We’ve had enough of digital monopolies and surveillance capitalism. We want an alternative world that works for everyone, just like the original intention of the web and net.
We seek a world of open platforms and protocols with real choices of applications and services for people. We care about privacy, transparency and autonomy. Our tools and organisations should fundamentally be accountable and resilient.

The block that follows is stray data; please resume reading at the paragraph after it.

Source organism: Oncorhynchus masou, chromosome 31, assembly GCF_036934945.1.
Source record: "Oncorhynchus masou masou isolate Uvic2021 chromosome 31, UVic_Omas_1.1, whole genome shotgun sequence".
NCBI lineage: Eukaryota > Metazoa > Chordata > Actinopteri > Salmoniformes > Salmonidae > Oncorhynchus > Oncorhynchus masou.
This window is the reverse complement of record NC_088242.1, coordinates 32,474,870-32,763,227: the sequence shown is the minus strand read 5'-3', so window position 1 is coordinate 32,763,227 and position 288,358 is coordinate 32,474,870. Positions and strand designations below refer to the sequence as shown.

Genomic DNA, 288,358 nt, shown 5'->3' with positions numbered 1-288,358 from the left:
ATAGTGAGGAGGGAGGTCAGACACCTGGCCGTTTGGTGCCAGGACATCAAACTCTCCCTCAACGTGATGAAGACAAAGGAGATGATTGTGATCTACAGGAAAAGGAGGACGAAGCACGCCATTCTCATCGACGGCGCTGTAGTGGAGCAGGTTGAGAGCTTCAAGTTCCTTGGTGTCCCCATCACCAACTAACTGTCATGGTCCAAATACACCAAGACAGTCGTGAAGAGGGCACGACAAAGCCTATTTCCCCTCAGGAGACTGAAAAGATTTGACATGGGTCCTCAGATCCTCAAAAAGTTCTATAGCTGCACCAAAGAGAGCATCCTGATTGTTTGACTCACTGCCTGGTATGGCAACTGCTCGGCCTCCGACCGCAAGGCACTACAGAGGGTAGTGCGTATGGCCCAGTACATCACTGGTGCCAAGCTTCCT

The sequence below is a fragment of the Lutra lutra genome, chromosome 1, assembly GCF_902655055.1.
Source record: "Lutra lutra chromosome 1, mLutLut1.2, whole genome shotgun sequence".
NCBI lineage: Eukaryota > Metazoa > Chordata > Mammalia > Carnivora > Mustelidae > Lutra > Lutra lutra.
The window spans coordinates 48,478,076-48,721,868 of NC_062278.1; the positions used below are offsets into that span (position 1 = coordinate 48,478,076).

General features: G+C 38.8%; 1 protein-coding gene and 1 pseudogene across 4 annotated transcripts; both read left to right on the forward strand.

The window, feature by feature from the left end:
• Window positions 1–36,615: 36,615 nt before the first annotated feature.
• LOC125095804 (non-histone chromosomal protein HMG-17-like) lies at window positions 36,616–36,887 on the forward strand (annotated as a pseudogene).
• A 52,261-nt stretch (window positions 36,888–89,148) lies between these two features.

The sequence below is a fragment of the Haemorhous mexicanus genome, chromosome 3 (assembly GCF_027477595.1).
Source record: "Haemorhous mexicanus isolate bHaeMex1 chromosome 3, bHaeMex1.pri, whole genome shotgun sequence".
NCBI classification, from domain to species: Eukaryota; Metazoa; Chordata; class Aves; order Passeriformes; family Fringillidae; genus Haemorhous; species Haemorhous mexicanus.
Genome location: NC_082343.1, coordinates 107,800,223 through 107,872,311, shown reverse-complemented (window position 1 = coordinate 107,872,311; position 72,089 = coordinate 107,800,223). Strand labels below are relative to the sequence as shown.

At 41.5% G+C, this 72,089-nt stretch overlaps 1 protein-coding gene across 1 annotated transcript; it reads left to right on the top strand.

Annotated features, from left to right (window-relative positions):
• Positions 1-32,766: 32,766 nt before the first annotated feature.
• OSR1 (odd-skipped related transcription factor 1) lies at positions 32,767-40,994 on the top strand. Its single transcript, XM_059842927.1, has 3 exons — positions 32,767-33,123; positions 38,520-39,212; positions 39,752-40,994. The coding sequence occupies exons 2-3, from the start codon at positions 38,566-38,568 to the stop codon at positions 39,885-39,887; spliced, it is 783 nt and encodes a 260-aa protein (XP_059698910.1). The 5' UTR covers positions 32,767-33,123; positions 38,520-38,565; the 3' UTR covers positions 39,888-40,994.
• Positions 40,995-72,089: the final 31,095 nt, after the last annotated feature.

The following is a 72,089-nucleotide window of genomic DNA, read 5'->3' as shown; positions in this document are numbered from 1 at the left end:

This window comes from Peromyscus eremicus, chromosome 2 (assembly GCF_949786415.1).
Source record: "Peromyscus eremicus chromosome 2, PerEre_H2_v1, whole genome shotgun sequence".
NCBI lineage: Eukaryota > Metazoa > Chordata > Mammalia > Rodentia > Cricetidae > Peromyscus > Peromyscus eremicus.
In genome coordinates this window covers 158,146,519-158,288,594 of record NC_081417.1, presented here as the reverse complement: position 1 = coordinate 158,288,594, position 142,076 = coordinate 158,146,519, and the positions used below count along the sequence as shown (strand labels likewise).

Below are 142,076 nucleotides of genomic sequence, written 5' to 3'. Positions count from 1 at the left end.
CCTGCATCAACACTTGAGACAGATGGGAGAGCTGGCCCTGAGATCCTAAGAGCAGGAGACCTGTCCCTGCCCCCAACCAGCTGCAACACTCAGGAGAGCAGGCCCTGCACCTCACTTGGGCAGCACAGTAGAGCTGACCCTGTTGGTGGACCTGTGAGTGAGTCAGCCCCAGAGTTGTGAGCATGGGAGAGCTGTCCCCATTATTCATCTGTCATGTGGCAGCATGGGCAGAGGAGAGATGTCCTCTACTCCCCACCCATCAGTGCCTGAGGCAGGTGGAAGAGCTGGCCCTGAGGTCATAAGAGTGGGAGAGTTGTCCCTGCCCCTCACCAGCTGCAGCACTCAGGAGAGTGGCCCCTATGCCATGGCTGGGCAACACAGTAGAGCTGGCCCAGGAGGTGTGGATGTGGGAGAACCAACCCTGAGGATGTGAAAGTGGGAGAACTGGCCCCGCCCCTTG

On Aug 3, 2014, at 1:45 AM, Jörg F. Wittenberger <Joerg.Wittenberger@softeyes.net> wrote: > Am 02.08.2014 21:47, schrieb Adam Ierymenko: >> On Aug 1, 2014, at 9:02 PM, Steve Phillips <email@example.com> wrote: >> >>> 3. For a year or so I've had a design for a zero-knowledge server that nonetheless implements partial search/querying functionality for anyone with the key. Perhaps this could also play some role in the ecosystem. I'll try to write something up. >> I've been thinking about that too, but I think it's important to take a step back and think through the problem. I really want to push through the Little Centralization Paper (Tsitsiklis/Xu) a little more. >> >> To me the key thing is this: >> >> Our hypothetical "blind idiot God" must be as minimal as possible. > > I'm with you. > > We've been toying with such an idea for a while too. > > But looking into this "little centralization paper" I'm left puzzled > what *function* the centralized thing should provide? That's what I'm scratching my head about too. Their work is so theoretical it simply doesn't specify *what* it should do, just that it should be there and its presence has an effect on the dynamics of the network. I'm toying around with some ideas, but it's still cooking. > My over-all impression so far is, that the paper mostly concerns > efficiency and load balancing. I'm not yet convinced that these are the > most important points. IMHO reliability and simplicity are much more > important (as you mentioned in your blog post too). I view efficiency > more like an economic term applicable to central service providers > operating services like FB. Efficiency is really important if we want to push intelligence to the edges, which is what "decentralization" is at least partly about. Mobile makes efficiency *really* important. Anything that requires that a mobile device constantly sling packets is simply off the table, since it would kill battery life and eat up cellular data quotas. That basically eliminates every mesh protocol I know about, every DHT, etc. from consideration for mobile. >> In Turing-completeness there are shockingly minimal systems that are universal computers: https://en.wikipedia.org/wiki/One_instruction_set_computer > > I'm afraid there needs to be some compromise. That's too simple to be > usable. How about allowing some kind of hashbang syntax in the script > to pull the language of users choice to execute the update? I agree... I just furnished it as an example to show that the complexity *floor* for systems like this can be pretty low. Usually the practical design is less minimal than what theory allows.